PM calls for revolutionising engineering science and innovation at India Science Congress

PM calls for revolutionising engineering science and innovation at India Science Congress

Prime Minister, Mr Narendra Modi, today emphasised the need to revolutionise the landscape of Indian science, innovation and technology and stated both technology and logical temperament were needed to provide a new direction to the country’s socio-economic development process.

“I’ve always been of the opinion that science and technology had a great part to play in linking society and to bring about equality. As an example, the developments in the area of communication and information have ended a large supply of privilege by producing cheaper smartphones and data. For this reason, even a common man has gained confidence he is not alone and he can also connect with the Government and talk to it directly. We need to promote and strengthen these kinds of changes”.

Inaugurating the 107th session of the Indian Science Congress, which began at Bengaluru now, he said the common man has also been a witness to advancement in the area of rural development and noticed that technology and great effective governance was behind the success of big welfare programmes from Swachcha Bharat Abhiyan to Ayushman Bharat.

In this respect, he pointed that the Government had set a record yesterday by disbursing money under the PM Kisan Samman Nidhi to six crore people in the nation simultaneously. “How did it happen? It was because of Aadhar enabled technology”, he said.

He also pointed out that the Government has been able to speed up the execution of various projects using the techniques of geo-tagging and information science and increasingly fill the gap between schemes and beneficiaries with the help of real time monitoring systems.

He claimed that the Government was continuing its efforts to guarantee ease of doing science and efficiently use information technology to reduce’red tape’ and said water governance might be a new frontier of research with the Government starting a programme on water called Jal Jeevan mission.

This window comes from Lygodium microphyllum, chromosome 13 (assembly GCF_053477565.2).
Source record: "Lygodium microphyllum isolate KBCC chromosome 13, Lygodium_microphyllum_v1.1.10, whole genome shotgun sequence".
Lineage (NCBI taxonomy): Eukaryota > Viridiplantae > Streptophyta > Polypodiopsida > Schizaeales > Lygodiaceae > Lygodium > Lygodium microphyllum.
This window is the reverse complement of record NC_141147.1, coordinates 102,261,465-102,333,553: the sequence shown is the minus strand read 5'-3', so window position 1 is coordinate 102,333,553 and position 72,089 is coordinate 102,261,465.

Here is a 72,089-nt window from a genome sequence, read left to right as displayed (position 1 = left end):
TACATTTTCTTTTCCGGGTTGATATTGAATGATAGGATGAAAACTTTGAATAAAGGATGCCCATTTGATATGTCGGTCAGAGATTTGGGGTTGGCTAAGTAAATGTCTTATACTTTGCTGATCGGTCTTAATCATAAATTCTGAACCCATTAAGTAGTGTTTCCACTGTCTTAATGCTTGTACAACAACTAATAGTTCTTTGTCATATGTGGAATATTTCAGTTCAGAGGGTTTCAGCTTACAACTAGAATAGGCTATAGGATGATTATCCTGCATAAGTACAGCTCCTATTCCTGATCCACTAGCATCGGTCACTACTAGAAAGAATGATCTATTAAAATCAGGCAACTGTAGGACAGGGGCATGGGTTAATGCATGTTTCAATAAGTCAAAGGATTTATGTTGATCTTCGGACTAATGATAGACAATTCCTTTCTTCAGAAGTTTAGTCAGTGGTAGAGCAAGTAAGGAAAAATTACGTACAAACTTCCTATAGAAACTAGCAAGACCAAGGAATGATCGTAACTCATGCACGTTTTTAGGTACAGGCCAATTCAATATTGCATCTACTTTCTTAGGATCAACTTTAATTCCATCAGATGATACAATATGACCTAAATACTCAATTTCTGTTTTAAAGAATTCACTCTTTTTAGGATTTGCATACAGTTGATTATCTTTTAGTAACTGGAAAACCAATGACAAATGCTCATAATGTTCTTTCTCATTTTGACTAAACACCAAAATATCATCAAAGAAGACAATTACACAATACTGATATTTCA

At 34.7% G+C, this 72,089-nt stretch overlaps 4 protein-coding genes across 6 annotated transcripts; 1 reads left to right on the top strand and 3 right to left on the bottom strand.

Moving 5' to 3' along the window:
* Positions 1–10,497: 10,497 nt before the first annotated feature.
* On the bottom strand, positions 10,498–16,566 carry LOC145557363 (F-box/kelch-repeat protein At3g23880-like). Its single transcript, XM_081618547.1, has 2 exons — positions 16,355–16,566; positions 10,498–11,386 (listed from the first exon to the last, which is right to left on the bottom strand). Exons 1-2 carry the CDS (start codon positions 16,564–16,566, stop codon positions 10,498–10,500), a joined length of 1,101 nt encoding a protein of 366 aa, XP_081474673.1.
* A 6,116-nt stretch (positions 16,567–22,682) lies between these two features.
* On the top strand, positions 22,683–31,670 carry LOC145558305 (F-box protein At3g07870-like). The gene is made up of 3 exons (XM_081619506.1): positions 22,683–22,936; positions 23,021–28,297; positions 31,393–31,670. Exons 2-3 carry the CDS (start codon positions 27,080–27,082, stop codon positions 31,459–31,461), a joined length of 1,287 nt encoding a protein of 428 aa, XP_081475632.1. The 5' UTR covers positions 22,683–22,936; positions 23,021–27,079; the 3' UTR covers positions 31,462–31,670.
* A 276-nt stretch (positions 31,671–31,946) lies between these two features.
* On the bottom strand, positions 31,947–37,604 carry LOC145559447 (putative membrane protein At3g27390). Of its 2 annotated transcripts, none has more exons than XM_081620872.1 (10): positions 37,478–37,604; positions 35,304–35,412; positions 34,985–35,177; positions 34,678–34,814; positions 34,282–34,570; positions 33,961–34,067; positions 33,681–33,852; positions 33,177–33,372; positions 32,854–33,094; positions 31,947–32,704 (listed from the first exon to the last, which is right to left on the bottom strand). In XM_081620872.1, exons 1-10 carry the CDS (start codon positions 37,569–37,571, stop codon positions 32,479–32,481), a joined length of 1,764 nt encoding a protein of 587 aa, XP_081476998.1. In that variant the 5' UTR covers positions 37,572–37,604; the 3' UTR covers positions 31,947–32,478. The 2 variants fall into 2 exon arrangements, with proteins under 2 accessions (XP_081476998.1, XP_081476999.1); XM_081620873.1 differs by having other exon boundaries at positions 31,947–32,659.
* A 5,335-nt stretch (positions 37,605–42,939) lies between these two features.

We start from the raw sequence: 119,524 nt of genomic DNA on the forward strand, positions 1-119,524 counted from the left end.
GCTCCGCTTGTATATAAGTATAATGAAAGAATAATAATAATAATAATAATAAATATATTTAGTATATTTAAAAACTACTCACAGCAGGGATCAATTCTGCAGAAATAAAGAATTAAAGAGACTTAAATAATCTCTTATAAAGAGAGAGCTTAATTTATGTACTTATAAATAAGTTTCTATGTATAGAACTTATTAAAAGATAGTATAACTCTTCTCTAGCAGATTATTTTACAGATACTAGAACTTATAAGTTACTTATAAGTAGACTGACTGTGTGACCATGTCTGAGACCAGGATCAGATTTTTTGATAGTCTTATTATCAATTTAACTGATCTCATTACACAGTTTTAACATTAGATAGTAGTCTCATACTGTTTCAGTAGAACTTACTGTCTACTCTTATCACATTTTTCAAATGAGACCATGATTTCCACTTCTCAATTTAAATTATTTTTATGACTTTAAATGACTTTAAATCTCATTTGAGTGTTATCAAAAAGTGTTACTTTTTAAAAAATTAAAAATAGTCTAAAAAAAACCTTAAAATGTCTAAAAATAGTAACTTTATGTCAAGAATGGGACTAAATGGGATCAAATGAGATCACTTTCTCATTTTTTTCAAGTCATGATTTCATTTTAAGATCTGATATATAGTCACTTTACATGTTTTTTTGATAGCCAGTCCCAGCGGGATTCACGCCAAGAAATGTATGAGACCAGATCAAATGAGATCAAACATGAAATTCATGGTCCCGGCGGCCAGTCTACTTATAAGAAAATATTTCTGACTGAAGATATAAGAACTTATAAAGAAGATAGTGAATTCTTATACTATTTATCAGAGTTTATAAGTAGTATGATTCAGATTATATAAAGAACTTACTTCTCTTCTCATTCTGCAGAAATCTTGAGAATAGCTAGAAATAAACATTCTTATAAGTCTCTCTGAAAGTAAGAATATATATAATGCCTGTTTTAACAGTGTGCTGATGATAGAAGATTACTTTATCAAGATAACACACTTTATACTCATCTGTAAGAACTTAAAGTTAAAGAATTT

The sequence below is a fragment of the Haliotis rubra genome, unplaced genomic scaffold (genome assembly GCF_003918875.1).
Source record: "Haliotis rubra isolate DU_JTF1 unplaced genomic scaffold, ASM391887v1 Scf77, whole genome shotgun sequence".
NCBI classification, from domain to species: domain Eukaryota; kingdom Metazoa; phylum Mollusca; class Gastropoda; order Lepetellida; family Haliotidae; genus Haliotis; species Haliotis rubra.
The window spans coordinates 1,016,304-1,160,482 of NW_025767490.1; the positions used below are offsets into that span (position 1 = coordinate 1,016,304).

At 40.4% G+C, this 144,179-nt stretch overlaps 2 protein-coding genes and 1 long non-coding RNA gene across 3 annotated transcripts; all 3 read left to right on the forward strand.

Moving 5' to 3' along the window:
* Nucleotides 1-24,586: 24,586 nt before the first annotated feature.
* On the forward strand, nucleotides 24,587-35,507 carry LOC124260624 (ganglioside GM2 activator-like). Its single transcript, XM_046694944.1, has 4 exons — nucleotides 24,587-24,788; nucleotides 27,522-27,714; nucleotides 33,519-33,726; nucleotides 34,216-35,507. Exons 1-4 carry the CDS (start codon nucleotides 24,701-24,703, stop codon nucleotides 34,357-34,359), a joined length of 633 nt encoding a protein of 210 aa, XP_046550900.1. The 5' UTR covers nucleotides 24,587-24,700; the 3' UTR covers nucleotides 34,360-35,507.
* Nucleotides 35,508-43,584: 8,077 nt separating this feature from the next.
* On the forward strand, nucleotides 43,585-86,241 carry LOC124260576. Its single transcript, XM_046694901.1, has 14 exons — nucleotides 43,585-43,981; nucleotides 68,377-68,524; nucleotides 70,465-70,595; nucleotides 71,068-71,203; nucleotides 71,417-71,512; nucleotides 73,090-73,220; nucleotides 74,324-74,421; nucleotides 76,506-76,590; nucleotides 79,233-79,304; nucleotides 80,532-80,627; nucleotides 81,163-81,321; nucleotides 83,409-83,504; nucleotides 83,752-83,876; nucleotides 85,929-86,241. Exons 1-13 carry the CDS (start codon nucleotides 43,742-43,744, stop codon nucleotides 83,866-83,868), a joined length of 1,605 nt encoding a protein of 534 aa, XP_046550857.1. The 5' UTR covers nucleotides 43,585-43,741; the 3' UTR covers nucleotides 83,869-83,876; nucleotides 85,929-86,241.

There is, he said, a need to develop cheaper and more effective technologies for water recycling and reuse, create scientific solutions for using domestic wastewater in agriculture, create high-quality seeds which required lesser quantity of water, and generate technologies to make the optimal use of the information in soil health cards.

Besides, he called for research to find alternatives to single-use plastic and to extract and recycle metals from electronic waste and said the technology that could be developed could be then transferred to medium, small and micro-enterprises. “Lot of opportunities are available to set up startups devoted to promoting the notion of green, circular and sustainable market in villages. Household wastes and agricultural residue are creating the problem of contamination in villages. We have to come out with methods to convert them. We want to reduce the import of crude oil by at least 10 per cent.

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